Sleep tight everyone. Also, don't forget to check the Giveaways link at the top to keep up on Kindle Free Days, contests, and other chances to win stuff!

~ Shaun
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Tuesday, March 4, 2014

Giving Back

So, this week, when I looked at where the visitors to my blog had come from, I saw most of the usual. Facebook, Goodreads, AbsoluteWrite, Google. I also saw a new page. Those are always fun to check out. Let's see, who has linked to my blog?

Elizabeth Spann Craig. Huh. Never heard of her before, let's check it out. 

Wow, that's a lot of links. It's really an honor to be listed among them. That's not the first site that's linked back to a specific post that I've done though, and hopefully it won't be the last; but I really have to thank Mrs. Craig, as well as the others who dig through the massive lists of blog posts which go up every day and filter out the ones they find helping and inspiring.

Contrary to what some believe. The business of writing is not a zero-sum game. Authors are not in competition with each other the same way other types of businesses are. The purchase of book A does not mean the customer isn't going to purchase books B,C,D,E, and F. The most competition that really exists is when a reader can only purchase one book at a specific time, decides between two books, and then forgets about the book they didn't choose. That's more of a failure in marketing as much as competition though, as the author or publisher stops pushing the work to keep it fresh in people's minds.

In actuality, every book sold, whether online or in a store, ebook or physical, big name or just starting, helps the entire industry. Every book sold either creates a reader or encourages someone to read more. So every well written book is helping out every other one to some degree.

Authors can also do so much more to help each other and society than simply writing more books which encourage people to read.

There are people like Mrs. Craig, who spend their time passing along helpful information to current and aspiring writers. In addition, there are dozens of other ways authors can help the public and other writers, to promote the qualities of literacy and community, in addition to getting their names out there.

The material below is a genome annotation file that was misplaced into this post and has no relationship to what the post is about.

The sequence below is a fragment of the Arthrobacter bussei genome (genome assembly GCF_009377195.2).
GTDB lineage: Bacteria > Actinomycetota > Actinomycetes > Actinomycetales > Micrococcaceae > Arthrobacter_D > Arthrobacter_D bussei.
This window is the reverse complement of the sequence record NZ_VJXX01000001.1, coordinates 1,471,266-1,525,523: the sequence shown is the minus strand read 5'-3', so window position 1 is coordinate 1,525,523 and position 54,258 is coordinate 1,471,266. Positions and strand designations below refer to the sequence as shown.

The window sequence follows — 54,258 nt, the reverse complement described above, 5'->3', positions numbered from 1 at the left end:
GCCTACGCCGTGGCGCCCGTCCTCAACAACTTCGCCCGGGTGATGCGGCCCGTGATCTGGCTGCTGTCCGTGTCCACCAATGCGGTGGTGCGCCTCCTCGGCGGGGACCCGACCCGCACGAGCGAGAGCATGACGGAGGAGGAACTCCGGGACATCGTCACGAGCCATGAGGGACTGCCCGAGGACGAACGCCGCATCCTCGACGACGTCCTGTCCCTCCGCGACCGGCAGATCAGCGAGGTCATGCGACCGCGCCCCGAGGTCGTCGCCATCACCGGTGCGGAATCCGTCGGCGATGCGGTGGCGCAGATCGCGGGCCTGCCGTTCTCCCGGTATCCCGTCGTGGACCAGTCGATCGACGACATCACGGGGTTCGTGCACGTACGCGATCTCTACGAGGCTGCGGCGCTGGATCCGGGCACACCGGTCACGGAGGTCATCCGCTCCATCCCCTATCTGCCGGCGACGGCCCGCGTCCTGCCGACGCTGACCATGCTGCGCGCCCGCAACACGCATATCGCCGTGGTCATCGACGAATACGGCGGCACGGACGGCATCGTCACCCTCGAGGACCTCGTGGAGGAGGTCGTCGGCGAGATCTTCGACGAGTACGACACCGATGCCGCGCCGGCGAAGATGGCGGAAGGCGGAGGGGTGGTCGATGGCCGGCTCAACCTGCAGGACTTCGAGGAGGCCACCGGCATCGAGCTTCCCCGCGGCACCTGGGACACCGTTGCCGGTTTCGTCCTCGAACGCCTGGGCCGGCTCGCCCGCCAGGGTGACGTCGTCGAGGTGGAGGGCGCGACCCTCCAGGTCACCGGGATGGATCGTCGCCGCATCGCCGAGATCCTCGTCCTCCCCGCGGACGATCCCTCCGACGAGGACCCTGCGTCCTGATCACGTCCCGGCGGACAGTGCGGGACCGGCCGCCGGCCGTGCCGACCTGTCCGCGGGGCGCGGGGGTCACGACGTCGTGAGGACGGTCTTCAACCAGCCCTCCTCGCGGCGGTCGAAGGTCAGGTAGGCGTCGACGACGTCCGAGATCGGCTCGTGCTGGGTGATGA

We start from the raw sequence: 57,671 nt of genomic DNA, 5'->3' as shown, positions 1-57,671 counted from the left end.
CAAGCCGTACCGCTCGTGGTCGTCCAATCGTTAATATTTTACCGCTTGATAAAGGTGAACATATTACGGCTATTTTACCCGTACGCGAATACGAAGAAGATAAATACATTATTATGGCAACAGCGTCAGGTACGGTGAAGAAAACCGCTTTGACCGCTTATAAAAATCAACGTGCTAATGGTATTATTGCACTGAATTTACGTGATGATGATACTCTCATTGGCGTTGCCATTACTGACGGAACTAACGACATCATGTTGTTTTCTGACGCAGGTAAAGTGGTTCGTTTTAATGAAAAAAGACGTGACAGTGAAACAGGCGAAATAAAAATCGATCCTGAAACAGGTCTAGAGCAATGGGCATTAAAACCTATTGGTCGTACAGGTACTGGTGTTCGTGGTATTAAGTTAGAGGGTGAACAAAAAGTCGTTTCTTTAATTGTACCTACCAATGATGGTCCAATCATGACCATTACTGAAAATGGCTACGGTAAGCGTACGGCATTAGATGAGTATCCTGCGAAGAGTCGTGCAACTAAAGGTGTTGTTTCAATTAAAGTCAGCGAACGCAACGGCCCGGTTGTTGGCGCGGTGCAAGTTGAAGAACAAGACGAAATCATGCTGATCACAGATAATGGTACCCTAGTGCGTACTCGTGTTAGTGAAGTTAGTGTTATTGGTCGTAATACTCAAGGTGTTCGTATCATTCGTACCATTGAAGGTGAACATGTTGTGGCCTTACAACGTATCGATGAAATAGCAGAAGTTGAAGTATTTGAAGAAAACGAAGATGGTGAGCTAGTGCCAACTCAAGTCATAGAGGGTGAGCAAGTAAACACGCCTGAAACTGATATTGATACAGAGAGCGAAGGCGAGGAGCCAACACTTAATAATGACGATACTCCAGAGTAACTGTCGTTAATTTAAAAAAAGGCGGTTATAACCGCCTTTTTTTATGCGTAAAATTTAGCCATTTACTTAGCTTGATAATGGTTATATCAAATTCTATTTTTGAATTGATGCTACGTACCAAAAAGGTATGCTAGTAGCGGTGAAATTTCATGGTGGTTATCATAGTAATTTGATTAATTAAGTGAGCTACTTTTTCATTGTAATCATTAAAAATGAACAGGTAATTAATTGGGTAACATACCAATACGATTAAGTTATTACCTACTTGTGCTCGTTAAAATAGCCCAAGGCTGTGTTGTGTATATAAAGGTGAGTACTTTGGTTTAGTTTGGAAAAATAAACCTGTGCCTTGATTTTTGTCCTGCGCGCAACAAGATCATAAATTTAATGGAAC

So, how can you give back to fellow writers and your local community?

All are happy in their new homes!

  • Volunteer with a local organization. Once a week I spend four hours working with PAWSBINK, helping cats and kittens find homes. Animal rescue organizations always need volunteers, along with food banks and other welfare organizations.
  • Bring your expertise to a local writing group. Mine meets once a month, but as a (somewhat) established writer, they are all grateful to have my input on their own bits and pieces. It also give me the opportunity to share works I'm uncertain of and there are always people that know more on a specific subject or two that you can learn from. 
  • Check out online writing and reading forums, like Goodreads.com or the forums at AbsoluteWrite.com. There are always aspiring authors with questions that you can help with. 
  • Do things like Mrs. Craig does, and use social media to pass along blogs, articles, and reports that contain useful information. That includes things like earnings reports, calls for submission, and tips on writing, publishing, and marketing. 
  • Check with your local libraries to see if they have programs you can assist with. Some have writer's groups where you can share your experience and expertise. Some have sessions where you can volunteer to read out loud. They may even allow a "Meet a real author" session in order to bring in some attention. 
  • If you have kids, or know some teachers or faculty members, check with their schools. They may appreciate a published author coming in for a Q&A session or to discuss the importance of proper language with the students in English classes. 
  • Look up book clubs in your area. If you have a few copies to spare, offer them a few in order to kick-start a group read of your book. Join in so people can ask the author questions as they read. If you can't find a book club or reading group in your area, talk to your friends or the local library about starting one. 
Now, just remember, this is as much about getting your name out there as it is helping out others, but don't senselessly bombard people, and don't cram your book cards down their throats. Nobody likes a pushy salesman. For example, there are slow days at PAWS where I volunteer. So I brought a copy of my book in and left it there with a little sticky note for anyone to take and read. The next week it spurred a conversation with the other people in the adoption center about my being a writer and everyone was happy to take a book card after some discussion. 

Of course, these are just some ideas. You may have other opportunities unique to where you live. As always, if you think of something to add to the list, feel free to do so in the comments. In the meantime, let's all help each other out and spread the words of reading and literacy. 

~ Shaun